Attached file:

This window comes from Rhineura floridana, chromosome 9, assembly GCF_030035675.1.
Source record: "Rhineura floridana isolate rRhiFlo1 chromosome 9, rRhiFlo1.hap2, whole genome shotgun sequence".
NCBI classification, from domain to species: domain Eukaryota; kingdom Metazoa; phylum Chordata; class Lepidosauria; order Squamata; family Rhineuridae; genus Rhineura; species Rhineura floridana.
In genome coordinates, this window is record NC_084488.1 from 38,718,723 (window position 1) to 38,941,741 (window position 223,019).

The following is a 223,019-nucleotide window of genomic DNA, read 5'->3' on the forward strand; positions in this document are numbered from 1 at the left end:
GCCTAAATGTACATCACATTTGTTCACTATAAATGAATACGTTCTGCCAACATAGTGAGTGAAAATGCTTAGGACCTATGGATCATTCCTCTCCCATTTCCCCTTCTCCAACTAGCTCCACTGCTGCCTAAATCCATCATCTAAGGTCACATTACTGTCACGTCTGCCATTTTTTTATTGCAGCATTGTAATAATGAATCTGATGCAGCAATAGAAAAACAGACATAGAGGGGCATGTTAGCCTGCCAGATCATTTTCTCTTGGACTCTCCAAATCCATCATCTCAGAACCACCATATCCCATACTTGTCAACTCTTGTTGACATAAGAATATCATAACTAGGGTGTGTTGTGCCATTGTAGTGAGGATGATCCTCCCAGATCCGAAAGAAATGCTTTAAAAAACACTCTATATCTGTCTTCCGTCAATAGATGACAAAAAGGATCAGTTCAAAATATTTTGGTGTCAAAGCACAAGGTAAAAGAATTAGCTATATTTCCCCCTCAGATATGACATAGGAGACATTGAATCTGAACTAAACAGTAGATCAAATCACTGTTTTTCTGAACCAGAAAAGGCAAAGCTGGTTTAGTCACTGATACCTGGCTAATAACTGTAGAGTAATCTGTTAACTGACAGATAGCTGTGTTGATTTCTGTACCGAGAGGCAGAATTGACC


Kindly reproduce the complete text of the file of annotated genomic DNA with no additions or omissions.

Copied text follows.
This window comes from Rhineura floridana, chromosome 9, assembly GCF_030035675.1.
Source record: "Rhineura floridana isolate rRhiFlo1 chromosome 9, rRhiFlo1.hap2, whole genome shotgun sequence".
NCBI classification, from domain to species: domain Eukaryota; kingdom Metazoa; phylum Chordata; class Lepidosauria; order Squamata; family Rhineuridae; genus Rhineura; species Rhineura floridana.
In genome coordinates, this window is record NC_084488.1 from 38,718,723 (window position 1) to 38,941,741 (window position 223,019).

The following is a 223,019-nucleotide window of genomic DNA, read 5'->3' on the forward strand; positions in this document are numbered from 1 at the left end:
GCCTAAATGTACATCACATTTGTTCACTATAAATGAATACGTTCTGCCAACATAGTGAGTGAAAATGCTTAGGACCTATGGATCATTCCTCTCCCATTTCCCCTTCTCCAACTAGCTCCACTGCTGCCTAAATCCATCATCTAAGGTCACATTACTGTCACGTCTGCCATTTTTTTATTGCAGCATTGTAATAATGAATCTGATGCAGCAATAGAAAAACAGACATAGAGGGGCATGTTAGCCTGCCAGATCATTTTCTCTTGGACTCTCCAAATCCATCATCTCAGAACCACCATATCCCATACTTGTCAACTCTTGTTGACATAAGAATATCATAACTAGGGTGTGTTGTGCCATTGTAGTGAGGATGATCCTCCCAGATCCGAAAGAAATGCTTTAAAAAACACTCTATATCTGTCTTCCGTCAATAGATGACAAAAAGGATCAGTTCAAAATATTTTGGTGTCAAAGCACAAGGTAAAAGAATTAGCTATATTTCCCCCTCAGATATGACATAGGAGACATTGAATCTGAACTAAACAGTAGATCAAATCACTGTTTTTCTGAACCAGAAAAGGCAAAGCTGGTTTAGTCACTGATACCTGGCTAATAACTGTAGAGTAATCTGTTAACTGACAGATAGCTGTGTTGATTTCTGTACCGAGAGGCAGAATTGACC